How to Make Your Own Sourdough Starter is a step by step simple guide on how you can create your very own starter at home.
Sourdough is literally what the name implies. It is dough that is soured by the fermentation process. This simple process of fermentation captures the wild yeast that is in your enviornment thereby creating an alive food which will then become a levening ingredient for any baked good you would like to make.
In fact, this is the very same method I used for to make my personal sourdough starter that I use weekly if not daily. I have been asked so much about all the things I am able to bake in my kitchen using my starter that I wanted to share how easy it is to make one for yourself. I have several recipes that I share on the blog that use starter and you can find those here.
Now first ,you may wonder what is a sourdough starter?
To simply put it, it is a natural process that allows you to caputre the wild yeast that is in your environment though this fermentation process. You can use a starter in place of anything you would use yeast for. Pancakes, breads, cinnamon rolls, waffles, donuts etc.
You may wonder why someone would utilize a starter instead of just buying a regular packet of yeast?
The process of using a starter actually breaks down the phytic acid that is present in grains and makes them easier for your body to digest. Simply put they are a healthier way to eat grains. Plus, I think it adds a depth of flavor with it being sourdough that you cannot get by using a stre bought yeast.
What You Will Need To Make The Sourdough Starter
1 cup (120g) of flour
1/2 cup ( 120g) of filtered water
A glass bowl
Add one cup of flour and one cup of water to a glass bowl. Make sure to mix and get all the little bits of flour off the walls of bowl so it is completely incorperated. Place a tea towel over the mixutre and let it sit on your countertop for 24 hours.
Discard half of the mixture. Then repeat the process of adding one cup of filtered water and one cup of flour to the mixture. Make sure to completely combine them. Allow it to sit out on the counter for another 24 hours.
You will repeat the exact same steps as Day Two. Discarding half, adding 1 cup of filtered water and 1 cup flour.
Day Four & Five:
Repeat the exact same steps as days two and three. By day four you may have bubbles forming, if you don’t see those bubbles just yet, check it on day five.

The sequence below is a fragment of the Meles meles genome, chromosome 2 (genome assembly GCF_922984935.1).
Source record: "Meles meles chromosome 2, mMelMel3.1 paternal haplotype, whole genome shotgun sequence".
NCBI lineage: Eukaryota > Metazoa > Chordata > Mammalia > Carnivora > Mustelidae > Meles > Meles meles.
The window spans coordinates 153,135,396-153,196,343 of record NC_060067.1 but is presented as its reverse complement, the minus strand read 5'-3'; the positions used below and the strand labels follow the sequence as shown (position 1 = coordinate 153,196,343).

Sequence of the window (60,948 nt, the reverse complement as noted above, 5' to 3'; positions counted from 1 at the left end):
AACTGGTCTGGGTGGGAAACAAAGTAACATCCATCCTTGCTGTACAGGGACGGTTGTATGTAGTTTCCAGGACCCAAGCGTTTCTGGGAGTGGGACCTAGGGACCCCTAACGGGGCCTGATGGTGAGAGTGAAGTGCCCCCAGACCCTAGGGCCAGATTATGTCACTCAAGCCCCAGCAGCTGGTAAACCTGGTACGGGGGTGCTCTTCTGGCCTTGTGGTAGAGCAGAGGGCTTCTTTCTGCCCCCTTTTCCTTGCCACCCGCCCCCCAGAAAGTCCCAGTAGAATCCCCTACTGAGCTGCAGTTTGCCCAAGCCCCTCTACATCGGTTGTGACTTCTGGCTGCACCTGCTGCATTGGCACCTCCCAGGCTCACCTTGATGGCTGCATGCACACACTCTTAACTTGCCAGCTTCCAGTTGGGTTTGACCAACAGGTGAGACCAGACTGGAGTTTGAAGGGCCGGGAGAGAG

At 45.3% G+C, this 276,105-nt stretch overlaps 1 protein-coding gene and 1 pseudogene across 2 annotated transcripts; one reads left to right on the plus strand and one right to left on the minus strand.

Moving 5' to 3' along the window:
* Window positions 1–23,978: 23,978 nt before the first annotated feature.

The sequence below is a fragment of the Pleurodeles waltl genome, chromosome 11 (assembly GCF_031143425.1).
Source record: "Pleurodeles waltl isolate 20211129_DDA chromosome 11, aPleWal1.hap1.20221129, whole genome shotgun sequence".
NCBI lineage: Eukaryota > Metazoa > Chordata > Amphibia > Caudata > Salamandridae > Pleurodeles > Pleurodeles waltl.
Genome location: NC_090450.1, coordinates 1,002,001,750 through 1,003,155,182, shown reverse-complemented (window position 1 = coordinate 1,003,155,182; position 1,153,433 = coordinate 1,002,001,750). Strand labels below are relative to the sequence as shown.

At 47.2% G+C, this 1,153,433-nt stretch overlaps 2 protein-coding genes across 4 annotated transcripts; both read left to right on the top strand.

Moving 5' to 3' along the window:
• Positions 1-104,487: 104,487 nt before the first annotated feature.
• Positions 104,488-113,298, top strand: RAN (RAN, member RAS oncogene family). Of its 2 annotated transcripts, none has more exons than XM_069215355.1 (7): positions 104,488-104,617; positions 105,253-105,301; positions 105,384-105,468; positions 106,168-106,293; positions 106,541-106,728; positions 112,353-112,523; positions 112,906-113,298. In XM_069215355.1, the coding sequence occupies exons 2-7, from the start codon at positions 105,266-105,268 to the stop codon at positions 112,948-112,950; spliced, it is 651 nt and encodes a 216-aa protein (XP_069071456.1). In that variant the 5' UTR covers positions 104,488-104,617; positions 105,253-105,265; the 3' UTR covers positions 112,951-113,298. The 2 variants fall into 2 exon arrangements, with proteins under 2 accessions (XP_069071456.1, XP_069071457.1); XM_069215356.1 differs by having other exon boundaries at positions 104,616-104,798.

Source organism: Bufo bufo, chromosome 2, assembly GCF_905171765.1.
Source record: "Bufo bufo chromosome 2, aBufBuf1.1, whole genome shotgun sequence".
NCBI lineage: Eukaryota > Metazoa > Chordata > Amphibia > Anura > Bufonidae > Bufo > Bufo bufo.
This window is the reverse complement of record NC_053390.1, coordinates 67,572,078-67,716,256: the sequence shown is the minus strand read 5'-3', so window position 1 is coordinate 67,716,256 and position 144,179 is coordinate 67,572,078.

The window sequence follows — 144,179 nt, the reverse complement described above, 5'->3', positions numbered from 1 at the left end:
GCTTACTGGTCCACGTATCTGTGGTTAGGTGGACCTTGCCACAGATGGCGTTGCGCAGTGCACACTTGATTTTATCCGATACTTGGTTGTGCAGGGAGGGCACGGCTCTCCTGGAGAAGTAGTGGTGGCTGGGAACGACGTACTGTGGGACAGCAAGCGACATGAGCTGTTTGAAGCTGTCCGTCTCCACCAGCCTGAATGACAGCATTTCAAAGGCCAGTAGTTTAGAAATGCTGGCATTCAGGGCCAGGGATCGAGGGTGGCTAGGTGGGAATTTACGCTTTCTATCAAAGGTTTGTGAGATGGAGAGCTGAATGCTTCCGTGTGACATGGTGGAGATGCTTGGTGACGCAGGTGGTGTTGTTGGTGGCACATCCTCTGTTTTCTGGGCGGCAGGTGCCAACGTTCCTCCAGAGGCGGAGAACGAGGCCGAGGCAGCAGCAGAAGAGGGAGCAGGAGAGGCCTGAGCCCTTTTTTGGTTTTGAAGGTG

Day Six & Day Seven:
By this time you should be seeing those beautiful bubbles in your starter. There may be even a sour like smell. This is normal. On these two days you are gonna feed your starter twice instead of just the once.
By day 8 your starter should be ready to test. A good sourdough starter is bubbly and doubles after you feed it.
Storing Your Starter:
Unless you are going to use your starter every day and feed it everyday, you should keep your starter in a glass container with a lid (I use a half gallon mason jar with plastic lid). Keeping your starter in the fridge will put a pause on the fermentation process and allow your starter to rest when not in use.
Feeding your Starter:
Feeding your stater is super easy. You simply take the starter out of the fridge and add about a cup or so of flour and 1/2 cup (120g) or so of filtered water to it. It is not an exact measurement needed here. I never measure anymore. Once you understand the process it will be super easy to maintain. After feeding the starter, let it sit out on the counter for a minimum of 4 hours before placing it back in the fridge so it can ferment a bit before resting again.
- It is a good idea to feed your starter once a week or so if keeping it in the fridge. I have waited longer and my starter was fine but as a general rule, it should be fed every now and again to keep it happy.
2. Always use a glass container and wooden spoon to keep any other bacteria from interferring with your starter
3. When left on the counter after feeding, make sure to not tighten the lid allowing for air flow.
4. Use filtered or natural water when adding to your starter. Chlorine can interfere with the wild yeast in your starter.